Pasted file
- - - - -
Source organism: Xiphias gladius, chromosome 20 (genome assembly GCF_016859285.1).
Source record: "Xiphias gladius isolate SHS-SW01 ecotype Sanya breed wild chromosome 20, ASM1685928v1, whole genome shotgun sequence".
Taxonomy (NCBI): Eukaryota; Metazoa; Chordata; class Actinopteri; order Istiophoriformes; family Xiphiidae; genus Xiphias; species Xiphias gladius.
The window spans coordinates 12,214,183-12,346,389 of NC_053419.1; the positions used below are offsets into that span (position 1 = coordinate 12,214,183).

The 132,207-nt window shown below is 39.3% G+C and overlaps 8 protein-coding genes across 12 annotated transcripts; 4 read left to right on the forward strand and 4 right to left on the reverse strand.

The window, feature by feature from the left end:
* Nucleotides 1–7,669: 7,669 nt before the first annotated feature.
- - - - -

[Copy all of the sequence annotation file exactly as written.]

Source organism: Xiphias gladius, chromosome 20 (genome assembly GCF_016859285.1).
Source record: "Xiphias gladius isolate SHS-SW01 ecotype Sanya breed wild chromosome 20, ASM1685928v1, whole genome shotgun sequence".
Taxonomy (NCBI): Eukaryota; Metazoa; Chordata; class Actinopteri; order Istiophoriformes; family Xiphiidae; genus Xiphias; species Xiphias gladius.
The window spans coordinates 12,214,183-12,346,389 of NC_053419.1; the positions used below are offsets into that span (position 1 = coordinate 12,214,183).

The 132,207-nt window shown below is 39.3% G+C and overlaps 8 protein-coding genes across 12 annotated transcripts; 4 read left to right on the forward strand and 4 right to left on the reverse strand.

The window, feature by feature from the left end:
* Nucleotides 1–7,669: 7,669 nt before the first annotated feature.